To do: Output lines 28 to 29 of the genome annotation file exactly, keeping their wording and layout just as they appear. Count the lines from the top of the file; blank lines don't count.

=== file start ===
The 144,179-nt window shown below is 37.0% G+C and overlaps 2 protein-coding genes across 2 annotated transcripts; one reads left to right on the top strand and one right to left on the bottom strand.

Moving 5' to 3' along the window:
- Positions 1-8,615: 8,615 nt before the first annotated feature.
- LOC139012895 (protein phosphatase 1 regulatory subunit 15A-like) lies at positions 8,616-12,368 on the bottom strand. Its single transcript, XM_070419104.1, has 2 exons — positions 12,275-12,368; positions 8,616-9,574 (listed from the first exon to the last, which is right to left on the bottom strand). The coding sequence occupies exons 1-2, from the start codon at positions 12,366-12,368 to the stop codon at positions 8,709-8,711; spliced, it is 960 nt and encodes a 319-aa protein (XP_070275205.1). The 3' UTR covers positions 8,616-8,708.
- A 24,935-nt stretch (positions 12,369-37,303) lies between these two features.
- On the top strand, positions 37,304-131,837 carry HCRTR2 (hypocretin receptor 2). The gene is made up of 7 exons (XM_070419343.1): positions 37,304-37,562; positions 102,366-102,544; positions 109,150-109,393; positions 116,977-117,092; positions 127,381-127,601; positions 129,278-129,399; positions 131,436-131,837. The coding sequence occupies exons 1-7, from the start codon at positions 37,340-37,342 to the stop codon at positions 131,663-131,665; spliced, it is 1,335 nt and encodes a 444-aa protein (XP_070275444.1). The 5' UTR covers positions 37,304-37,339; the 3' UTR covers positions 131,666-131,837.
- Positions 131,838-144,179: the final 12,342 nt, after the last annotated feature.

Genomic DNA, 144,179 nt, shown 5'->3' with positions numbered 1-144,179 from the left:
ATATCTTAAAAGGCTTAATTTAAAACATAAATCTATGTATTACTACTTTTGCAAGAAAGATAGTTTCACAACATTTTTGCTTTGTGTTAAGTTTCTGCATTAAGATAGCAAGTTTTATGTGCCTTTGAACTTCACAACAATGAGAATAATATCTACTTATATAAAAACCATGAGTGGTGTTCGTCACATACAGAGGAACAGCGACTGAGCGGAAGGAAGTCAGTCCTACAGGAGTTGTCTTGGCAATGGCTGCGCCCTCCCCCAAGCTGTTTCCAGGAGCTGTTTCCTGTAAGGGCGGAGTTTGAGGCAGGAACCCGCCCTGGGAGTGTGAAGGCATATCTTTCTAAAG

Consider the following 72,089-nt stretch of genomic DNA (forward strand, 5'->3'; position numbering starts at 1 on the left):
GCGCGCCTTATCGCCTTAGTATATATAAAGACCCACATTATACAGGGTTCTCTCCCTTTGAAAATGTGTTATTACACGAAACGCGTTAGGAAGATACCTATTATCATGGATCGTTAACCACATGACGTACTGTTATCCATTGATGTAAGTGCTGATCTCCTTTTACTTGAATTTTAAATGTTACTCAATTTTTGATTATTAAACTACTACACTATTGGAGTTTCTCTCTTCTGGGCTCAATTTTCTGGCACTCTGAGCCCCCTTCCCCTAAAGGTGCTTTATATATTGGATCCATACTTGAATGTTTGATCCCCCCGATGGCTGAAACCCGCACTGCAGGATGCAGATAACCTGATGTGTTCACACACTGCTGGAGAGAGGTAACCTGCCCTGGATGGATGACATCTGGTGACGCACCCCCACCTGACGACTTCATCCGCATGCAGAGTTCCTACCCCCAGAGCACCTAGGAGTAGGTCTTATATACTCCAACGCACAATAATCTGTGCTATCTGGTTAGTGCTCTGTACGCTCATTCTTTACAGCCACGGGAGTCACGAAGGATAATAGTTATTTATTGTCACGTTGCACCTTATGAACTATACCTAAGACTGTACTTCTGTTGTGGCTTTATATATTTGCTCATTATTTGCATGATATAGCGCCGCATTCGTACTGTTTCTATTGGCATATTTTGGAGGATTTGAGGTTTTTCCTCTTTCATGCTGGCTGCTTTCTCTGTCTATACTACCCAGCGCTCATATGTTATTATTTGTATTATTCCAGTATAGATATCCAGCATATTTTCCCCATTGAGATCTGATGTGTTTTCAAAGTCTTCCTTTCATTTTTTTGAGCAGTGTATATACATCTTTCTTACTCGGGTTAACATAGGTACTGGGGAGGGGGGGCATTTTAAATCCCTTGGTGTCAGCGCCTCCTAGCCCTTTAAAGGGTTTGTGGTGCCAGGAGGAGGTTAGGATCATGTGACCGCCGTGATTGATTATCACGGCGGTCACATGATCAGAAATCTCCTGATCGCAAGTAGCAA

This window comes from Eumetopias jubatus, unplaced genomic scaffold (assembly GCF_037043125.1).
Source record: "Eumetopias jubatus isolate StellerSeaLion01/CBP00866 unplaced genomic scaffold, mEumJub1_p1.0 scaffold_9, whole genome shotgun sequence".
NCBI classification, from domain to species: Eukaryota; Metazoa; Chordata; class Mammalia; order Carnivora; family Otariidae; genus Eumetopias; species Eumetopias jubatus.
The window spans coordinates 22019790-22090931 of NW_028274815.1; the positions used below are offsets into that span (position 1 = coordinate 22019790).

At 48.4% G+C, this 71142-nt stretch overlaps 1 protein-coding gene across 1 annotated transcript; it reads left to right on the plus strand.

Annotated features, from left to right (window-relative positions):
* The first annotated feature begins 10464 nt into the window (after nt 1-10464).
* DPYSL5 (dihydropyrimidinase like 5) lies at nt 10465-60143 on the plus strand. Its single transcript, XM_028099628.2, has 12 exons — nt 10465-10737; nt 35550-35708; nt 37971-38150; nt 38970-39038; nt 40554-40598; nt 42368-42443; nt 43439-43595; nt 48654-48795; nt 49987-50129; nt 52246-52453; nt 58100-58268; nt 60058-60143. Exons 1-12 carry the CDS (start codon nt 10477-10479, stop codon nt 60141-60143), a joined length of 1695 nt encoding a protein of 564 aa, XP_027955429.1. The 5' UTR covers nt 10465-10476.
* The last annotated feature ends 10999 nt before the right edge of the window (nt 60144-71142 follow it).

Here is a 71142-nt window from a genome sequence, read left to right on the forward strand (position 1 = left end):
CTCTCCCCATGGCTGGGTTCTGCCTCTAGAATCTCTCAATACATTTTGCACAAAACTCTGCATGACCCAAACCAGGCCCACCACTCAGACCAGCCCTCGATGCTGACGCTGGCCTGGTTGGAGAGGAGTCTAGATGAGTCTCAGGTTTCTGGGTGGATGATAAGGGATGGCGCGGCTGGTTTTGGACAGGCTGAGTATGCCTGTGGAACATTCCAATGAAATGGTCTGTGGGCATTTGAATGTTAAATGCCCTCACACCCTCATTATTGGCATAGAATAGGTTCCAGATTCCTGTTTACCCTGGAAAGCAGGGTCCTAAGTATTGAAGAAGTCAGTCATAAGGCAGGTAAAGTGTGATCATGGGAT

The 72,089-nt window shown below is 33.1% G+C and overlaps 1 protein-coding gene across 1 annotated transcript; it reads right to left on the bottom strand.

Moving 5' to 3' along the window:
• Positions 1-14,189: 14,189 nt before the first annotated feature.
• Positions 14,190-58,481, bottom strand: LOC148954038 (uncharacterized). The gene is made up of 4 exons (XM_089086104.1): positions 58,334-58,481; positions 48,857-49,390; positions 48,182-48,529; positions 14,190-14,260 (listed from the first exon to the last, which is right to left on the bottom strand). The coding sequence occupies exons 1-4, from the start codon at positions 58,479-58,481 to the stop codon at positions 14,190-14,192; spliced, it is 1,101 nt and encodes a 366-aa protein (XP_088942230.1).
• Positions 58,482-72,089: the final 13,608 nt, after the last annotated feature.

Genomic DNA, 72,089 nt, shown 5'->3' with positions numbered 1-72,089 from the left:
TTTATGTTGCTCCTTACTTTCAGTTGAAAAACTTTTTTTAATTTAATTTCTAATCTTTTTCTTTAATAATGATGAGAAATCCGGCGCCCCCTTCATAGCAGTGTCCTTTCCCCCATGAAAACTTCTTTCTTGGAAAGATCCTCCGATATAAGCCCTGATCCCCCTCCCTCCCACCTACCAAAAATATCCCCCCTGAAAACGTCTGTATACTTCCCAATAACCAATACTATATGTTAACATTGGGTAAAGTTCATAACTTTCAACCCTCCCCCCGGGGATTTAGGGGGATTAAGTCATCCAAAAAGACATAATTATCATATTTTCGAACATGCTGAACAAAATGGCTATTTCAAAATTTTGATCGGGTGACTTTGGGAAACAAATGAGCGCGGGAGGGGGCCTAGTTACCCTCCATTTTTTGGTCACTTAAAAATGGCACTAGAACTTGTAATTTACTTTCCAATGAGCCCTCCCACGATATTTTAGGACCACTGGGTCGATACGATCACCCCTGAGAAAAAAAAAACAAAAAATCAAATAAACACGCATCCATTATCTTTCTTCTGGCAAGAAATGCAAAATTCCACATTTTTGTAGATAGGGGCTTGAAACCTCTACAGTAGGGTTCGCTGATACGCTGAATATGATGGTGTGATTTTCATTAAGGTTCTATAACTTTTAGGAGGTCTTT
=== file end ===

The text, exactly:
Genomic DNA, 72,089 nt, shown 5'->3' with positions numbered 1-72,089 from the left:
TTTATGTTGCTCCTTACTTTCAGTTGAAAAACTTTTTTTAATTTAATTTCTAATCTTTTTCTTTAATAATGATGAGAAATCCGGCGCCCCCTTCATAGCAGTGTCCTTTCCCCCATGAAAACTTCTTTCTTGGAAAGATCCTCCGATATAAGCCCTGATCCCCCTCCCTCCCACCTACCAAAAATATCCCCCCTGAAAACGTCTGTATACTTCCCAATAACCAATACTATATGTTAACATTGGGTAAAGTTCATAACTTTCAACCCTCCCCCCGGGGATTTAGGGGGATTAAGTCATCCAAAAAGACATAATTATCATATTTTCGAACATGCTGAACAAAATGGCTATTTCAAAATTTTGATCGGGTGACTTTGGGAAACAAATGAGCGCGGGAGGGGGCCTAGTTACCCTCCATTTTTTGGTCACTTAAAAATGGCACTAGAACTTGTAATTTACTTTCCAATGAGCCCTCCCACGATATTTTAGGACCACTGGGTCGATACGATCACCCCTGAGAAAAAAAAAACAAAAAATCAAATAAACACGCATCCATTATCTTTCTTCTGGCAAGAAATGCAAAATTCCACATTTTTGTAGATAGGGGCTTGAAACCTCTACAGTAGGGTTCGCTGATACGCTGAATATGATGGTGTGATTTTCATTAAGGTTCTATAACTTTTAGGAGGTCTTT